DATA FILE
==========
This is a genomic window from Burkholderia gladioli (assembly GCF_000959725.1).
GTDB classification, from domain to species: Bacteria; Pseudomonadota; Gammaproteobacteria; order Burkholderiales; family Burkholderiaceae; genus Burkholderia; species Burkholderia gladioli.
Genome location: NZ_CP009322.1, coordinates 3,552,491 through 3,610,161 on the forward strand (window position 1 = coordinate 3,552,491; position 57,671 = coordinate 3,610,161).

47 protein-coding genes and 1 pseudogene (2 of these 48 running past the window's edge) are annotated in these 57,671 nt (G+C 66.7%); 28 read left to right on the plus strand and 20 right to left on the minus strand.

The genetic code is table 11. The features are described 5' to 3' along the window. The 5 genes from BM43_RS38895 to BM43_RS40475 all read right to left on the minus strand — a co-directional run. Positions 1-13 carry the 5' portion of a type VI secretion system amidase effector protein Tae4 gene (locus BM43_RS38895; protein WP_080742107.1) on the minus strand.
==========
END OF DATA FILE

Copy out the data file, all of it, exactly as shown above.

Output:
This is a genomic window from Burkholderia gladioli (assembly GCF_000959725.1).
GTDB classification, from domain to species: Bacteria; Pseudomonadota; Gammaproteobacteria; order Burkholderiales; family Burkholderiaceae; genus Burkholderia; species Burkholderia gladioli.
Genome location: NZ_CP009322.1, coordinates 3,552,491 through 3,610,161 on the forward strand (window position 1 = coordinate 3,552,491; position 57,671 = coordinate 3,610,161).

47 protein-coding genes and 1 pseudogene (2 of these 48 running past the window's edge) are annotated in these 57,671 nt (G+C 66.7%); 28 read left to right on the plus strand and 20 right to left on the minus strand.

The genetic code is table 11. The features are described 5' to 3' along the window. The 5 genes from BM43_RS38895 to BM43_RS40475 all read right to left on the minus strand — a co-directional run. Positions 1-13 carry the 5' portion of a type VI secretion system amidase effector protein Tae4 gene (locus BM43_RS38895; protein WP_080742107.1) on the minus strand.